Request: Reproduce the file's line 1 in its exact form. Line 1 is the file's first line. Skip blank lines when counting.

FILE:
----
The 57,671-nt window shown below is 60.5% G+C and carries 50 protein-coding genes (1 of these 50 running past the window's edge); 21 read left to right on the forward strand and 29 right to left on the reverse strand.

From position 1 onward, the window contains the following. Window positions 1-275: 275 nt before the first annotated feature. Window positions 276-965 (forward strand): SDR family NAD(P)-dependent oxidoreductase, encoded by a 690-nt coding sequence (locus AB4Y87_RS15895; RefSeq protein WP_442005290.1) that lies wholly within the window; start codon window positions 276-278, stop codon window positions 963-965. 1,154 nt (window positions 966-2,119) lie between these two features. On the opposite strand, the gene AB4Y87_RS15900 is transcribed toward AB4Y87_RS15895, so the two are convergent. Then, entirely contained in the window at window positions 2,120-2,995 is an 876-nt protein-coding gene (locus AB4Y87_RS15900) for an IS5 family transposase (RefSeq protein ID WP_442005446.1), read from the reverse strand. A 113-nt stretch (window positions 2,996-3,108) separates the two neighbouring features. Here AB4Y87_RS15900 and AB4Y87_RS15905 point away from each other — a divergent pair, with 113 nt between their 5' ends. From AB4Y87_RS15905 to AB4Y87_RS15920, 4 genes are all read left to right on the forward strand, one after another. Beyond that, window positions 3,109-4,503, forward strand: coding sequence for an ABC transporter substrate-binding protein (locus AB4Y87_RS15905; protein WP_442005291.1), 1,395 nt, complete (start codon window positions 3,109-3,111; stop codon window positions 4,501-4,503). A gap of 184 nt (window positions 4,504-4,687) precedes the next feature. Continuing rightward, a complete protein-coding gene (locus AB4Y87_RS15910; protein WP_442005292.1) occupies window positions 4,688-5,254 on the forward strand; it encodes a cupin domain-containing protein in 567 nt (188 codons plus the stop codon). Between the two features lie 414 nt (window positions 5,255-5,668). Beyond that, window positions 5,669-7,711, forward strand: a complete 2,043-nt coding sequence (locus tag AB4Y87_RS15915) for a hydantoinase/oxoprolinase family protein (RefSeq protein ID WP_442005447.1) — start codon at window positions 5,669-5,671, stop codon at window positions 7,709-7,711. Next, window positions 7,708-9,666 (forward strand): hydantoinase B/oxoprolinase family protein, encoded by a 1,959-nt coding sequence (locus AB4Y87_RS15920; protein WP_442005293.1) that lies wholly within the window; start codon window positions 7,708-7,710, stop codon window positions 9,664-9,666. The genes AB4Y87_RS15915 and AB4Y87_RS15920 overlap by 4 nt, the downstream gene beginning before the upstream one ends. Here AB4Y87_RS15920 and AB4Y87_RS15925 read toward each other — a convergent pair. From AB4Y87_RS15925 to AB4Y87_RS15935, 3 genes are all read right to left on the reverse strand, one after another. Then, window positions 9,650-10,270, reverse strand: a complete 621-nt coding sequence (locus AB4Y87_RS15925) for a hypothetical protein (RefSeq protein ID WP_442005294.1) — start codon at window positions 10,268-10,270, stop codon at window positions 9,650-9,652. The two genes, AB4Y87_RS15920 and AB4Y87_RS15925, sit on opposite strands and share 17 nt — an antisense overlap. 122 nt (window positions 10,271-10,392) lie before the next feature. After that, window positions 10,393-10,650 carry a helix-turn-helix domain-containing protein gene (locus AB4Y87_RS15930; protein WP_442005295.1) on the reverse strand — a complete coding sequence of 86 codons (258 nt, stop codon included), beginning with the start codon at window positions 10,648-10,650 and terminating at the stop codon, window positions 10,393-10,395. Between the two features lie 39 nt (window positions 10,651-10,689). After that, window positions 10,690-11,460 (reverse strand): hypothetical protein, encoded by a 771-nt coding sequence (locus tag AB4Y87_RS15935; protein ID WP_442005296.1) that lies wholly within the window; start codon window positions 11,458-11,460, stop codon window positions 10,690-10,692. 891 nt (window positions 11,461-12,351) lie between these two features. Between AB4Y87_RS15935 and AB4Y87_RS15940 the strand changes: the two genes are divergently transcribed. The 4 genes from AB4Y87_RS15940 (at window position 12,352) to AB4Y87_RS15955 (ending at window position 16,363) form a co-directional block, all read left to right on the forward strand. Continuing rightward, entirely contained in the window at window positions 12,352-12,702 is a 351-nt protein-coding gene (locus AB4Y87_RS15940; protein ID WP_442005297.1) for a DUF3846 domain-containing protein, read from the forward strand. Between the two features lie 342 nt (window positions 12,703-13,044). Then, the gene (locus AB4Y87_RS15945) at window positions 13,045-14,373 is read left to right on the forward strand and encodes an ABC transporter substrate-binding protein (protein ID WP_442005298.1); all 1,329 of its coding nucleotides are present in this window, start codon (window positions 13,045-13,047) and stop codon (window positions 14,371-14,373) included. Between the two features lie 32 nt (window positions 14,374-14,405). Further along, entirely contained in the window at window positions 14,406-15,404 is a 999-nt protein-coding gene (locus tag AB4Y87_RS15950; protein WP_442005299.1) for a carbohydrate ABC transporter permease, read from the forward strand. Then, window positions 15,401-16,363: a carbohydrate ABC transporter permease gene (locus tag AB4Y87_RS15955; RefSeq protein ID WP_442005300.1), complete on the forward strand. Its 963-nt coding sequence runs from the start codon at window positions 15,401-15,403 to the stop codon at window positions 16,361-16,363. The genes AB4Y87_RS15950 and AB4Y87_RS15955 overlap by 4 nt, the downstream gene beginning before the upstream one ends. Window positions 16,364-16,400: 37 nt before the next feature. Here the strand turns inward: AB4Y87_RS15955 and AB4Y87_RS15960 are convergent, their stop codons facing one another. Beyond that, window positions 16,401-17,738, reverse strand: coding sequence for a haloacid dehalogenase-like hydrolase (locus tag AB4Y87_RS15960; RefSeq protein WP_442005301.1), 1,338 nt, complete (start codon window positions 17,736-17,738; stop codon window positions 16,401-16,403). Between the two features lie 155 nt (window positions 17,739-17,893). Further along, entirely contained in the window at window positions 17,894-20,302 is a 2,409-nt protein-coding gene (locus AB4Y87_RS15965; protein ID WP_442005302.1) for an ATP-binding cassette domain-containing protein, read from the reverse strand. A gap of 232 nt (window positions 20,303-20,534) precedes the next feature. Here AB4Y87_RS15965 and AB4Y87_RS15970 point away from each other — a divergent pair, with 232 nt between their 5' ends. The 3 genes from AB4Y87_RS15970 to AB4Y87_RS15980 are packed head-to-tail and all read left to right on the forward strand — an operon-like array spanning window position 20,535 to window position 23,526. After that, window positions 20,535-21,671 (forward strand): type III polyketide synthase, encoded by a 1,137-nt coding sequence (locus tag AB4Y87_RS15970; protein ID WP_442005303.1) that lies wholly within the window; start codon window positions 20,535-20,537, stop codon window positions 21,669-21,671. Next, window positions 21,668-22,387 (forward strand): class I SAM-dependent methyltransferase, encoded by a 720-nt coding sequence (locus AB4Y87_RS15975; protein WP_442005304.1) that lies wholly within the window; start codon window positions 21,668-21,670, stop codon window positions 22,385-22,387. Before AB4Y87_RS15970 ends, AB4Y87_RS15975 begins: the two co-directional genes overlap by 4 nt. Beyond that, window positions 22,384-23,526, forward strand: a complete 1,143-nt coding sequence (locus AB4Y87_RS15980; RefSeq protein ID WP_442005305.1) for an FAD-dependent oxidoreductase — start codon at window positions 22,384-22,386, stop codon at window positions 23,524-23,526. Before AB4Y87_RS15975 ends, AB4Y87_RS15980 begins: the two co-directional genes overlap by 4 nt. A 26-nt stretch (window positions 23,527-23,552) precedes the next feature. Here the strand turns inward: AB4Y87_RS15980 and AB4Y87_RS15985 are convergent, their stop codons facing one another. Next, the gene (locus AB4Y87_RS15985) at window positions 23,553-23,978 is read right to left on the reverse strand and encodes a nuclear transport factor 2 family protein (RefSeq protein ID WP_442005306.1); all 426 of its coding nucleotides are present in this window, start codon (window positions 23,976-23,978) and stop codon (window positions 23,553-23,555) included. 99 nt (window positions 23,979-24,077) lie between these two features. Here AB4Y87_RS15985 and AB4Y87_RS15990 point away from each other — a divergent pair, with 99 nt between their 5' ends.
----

The 57,671-nt window shown below is 60.5% G+C and carries 50 protein-coding genes (1 of these 50 running past the window's edge); 21 read left to right on the forward strand and 29 right to left on the reverse strand.